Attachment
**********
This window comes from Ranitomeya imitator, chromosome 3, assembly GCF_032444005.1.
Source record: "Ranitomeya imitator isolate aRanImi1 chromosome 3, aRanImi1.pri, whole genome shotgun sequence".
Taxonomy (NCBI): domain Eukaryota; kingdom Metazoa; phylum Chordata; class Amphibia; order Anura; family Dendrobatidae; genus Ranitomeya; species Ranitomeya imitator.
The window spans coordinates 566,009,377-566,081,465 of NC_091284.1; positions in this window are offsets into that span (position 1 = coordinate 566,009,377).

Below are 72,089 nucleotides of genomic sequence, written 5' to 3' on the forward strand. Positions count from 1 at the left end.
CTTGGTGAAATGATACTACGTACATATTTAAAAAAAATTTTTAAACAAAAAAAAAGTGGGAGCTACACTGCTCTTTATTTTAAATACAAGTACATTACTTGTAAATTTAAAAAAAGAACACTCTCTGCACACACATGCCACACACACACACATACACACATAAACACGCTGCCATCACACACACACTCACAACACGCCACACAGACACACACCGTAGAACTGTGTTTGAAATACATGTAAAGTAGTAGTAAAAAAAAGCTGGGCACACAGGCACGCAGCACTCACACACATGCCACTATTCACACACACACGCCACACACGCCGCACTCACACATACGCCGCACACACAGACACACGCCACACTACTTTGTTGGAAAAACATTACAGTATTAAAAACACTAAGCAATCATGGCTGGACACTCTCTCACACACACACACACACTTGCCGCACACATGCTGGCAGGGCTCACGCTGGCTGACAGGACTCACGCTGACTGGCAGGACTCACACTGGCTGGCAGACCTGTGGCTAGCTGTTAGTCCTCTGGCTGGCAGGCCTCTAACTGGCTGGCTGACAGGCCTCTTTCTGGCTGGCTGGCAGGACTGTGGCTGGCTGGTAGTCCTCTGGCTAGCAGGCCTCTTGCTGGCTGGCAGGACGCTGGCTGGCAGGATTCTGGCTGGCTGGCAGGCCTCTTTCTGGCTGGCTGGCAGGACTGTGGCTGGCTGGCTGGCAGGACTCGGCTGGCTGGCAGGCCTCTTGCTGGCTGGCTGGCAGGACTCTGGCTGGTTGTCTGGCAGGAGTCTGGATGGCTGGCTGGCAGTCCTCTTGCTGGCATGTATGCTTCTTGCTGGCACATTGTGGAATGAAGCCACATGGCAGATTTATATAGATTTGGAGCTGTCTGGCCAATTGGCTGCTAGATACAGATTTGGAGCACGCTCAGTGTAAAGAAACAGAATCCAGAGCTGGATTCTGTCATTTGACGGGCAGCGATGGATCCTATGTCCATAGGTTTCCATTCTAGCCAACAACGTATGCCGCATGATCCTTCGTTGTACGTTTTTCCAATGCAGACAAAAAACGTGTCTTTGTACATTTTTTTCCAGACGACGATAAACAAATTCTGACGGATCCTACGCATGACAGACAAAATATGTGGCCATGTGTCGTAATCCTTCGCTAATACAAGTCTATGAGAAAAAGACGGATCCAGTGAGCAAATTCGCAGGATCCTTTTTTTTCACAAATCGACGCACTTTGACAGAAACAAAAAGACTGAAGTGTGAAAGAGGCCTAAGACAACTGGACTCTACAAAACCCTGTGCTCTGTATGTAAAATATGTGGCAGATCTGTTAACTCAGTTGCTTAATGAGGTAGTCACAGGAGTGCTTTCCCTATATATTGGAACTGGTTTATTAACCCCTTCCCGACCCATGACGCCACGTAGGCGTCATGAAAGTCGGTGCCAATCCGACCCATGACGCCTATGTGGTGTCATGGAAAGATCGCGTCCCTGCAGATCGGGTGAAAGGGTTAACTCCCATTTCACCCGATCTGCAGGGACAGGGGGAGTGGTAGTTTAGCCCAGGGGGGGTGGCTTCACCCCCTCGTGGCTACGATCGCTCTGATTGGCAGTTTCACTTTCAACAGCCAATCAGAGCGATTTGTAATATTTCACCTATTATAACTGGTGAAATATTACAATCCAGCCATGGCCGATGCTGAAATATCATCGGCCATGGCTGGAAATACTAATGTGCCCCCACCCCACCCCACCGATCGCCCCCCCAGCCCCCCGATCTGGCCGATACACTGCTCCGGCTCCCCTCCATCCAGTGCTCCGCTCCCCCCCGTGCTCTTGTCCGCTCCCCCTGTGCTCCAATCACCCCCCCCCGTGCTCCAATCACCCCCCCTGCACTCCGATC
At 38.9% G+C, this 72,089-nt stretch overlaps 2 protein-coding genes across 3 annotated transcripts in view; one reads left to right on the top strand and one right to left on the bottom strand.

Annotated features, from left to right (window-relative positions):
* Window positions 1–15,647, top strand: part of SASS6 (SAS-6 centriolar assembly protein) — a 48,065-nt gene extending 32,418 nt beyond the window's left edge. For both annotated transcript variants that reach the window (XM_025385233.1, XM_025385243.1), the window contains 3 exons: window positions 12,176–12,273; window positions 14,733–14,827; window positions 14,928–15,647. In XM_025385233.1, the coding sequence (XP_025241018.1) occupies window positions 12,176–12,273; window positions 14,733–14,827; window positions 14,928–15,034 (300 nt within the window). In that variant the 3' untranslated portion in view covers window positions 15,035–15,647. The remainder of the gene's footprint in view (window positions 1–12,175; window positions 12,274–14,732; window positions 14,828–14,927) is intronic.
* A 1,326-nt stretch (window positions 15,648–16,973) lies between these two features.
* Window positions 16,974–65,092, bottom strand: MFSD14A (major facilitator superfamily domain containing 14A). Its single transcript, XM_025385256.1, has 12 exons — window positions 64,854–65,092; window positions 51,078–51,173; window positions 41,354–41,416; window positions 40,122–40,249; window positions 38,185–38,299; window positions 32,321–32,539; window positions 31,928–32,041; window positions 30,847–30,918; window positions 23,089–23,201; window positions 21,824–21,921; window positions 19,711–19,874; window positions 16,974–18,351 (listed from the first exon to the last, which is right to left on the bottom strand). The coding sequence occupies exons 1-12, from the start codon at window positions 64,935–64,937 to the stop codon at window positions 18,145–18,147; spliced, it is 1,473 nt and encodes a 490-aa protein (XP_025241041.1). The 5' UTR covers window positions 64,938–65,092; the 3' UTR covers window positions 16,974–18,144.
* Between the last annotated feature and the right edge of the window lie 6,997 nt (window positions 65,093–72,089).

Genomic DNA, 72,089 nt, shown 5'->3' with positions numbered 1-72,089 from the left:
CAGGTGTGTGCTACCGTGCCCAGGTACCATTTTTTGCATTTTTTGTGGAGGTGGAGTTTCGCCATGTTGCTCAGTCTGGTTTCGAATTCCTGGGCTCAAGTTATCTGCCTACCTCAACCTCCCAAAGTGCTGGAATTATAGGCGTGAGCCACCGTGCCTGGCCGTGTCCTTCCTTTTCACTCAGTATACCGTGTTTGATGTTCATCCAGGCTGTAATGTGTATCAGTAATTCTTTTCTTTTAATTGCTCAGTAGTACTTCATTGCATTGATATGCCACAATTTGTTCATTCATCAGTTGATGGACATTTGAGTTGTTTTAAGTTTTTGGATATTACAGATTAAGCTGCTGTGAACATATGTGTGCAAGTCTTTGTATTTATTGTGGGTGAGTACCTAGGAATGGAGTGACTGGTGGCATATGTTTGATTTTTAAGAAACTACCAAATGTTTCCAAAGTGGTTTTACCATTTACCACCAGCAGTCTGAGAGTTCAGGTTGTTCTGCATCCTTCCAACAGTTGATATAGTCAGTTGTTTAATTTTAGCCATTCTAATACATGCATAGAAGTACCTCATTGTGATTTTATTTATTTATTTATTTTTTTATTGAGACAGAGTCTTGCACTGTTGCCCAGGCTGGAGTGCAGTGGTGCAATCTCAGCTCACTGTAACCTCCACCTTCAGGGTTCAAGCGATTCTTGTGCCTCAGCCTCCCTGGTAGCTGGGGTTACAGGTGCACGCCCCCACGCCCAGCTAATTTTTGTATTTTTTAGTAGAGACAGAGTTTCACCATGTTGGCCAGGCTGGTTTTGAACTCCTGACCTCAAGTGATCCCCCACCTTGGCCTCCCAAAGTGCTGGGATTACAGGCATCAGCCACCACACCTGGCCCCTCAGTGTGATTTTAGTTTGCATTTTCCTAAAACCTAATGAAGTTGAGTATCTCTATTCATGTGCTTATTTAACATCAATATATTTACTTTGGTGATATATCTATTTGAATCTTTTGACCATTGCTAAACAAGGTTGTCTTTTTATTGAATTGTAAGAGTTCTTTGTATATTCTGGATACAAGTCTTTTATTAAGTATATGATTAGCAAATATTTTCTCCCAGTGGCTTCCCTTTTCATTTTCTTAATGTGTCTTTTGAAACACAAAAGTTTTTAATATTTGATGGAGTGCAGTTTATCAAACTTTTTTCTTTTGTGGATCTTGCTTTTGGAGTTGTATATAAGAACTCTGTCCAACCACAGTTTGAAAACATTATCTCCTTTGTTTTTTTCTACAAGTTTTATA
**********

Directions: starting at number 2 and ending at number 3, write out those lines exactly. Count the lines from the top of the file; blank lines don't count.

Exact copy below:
Source record: "Ranitomeya imitator isolate aRanImi1 chromosome 3, aRanImi1.pri, whole genome shotgun sequence".
Taxonomy (NCBI): domain Eukaryota; kingdom Metazoa; phylum Chordata; class Amphibia; order Anura; family Dendrobatidae; genus Ranitomeya; species Ranitomeya imitator.